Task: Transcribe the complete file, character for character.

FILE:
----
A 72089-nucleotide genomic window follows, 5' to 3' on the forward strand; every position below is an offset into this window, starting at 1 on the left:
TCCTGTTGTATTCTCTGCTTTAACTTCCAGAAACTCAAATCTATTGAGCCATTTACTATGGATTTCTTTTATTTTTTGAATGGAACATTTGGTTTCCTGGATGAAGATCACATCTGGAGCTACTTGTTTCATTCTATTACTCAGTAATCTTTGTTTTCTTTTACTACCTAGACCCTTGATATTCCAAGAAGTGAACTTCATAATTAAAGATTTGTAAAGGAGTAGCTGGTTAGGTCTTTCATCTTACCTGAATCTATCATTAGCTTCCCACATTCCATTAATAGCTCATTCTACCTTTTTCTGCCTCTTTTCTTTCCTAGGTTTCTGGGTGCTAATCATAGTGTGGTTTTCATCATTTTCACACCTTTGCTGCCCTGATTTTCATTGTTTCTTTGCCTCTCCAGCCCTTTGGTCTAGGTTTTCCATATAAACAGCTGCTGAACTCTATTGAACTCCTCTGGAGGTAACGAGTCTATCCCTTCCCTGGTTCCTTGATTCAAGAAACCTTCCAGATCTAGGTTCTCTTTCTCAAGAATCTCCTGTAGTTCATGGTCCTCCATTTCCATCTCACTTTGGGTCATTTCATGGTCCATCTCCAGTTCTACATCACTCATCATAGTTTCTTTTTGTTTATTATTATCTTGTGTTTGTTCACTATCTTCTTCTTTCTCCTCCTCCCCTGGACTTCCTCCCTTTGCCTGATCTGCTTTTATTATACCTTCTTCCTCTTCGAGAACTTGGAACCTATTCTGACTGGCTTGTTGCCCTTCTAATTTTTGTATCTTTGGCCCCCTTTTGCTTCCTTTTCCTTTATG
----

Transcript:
A 72089-nucleotide genomic window follows, 5' to 3' on the forward strand; every position below is an offset into this window, starting at 1 on the left:
TCCTGTTGTATTCTCTGCTTTAACTTCCAGAAACTCAAATCTATTGAGCCATTTACTATGGATTTCTTTTATTTTTTGAATGGAACATTTGGTTTCCTGGATGAAGATCACATCTGGAGCTACTTGTTTCATTCTATTACTCAGTAATCTTTGTTTTCTTTTACTACCTAGACCCTTGATATTCCAAGAAGTGAACTTCATAATTAAAGATTTGTAAAGGAGTAGCTGGTTAGGTCTTTCATCTTACCTGAATCTATCATTAGCTTCCCACATTCCATTAATAGCTCATTCTACCTTTTTCTGCCTCTTTTCTTTCCTAGGTTTCTGGGTGCTAATCATAGTGTGGTTTTCATCATTTTCACACCTTTGCTGCCCTGATTTTCATTGTTTCTTTGCCTCTCCAGCCCTTTGGTCTAGGTTTTCCATATAAACAGCTGCTGAACTCTATTGAACTCCTCTGGAGGTAACGAGTCTATCCCTTCCCTGGTTCCTTGATTCAAGAAACCTTCCAGATCTAGGTTCTCTTTCTCAAGAATCTCCTGTAGTTCATGGTCCTCCATTTCCATCTCACTTTGGGTCATTTCATGGTCCATCTCCAGTTCTACATCACTCATCATAGTTTCTTTTTGTTTATTATTATCTTGTGTTTGTTCACTATCTTCTTCTTTCTCCTCCTCCCCTGGACTTCCTCCCTTTGCCTGATCTGCTTTTATTATACCTTCTTCCTCTTCGAGAACTTGGAACCTATTCTGACTGGCTTGTTGCCCTTCTAATTTTTGTATCTTTGGCCCCCTTTTGCTTCCTTTTCCTTTATG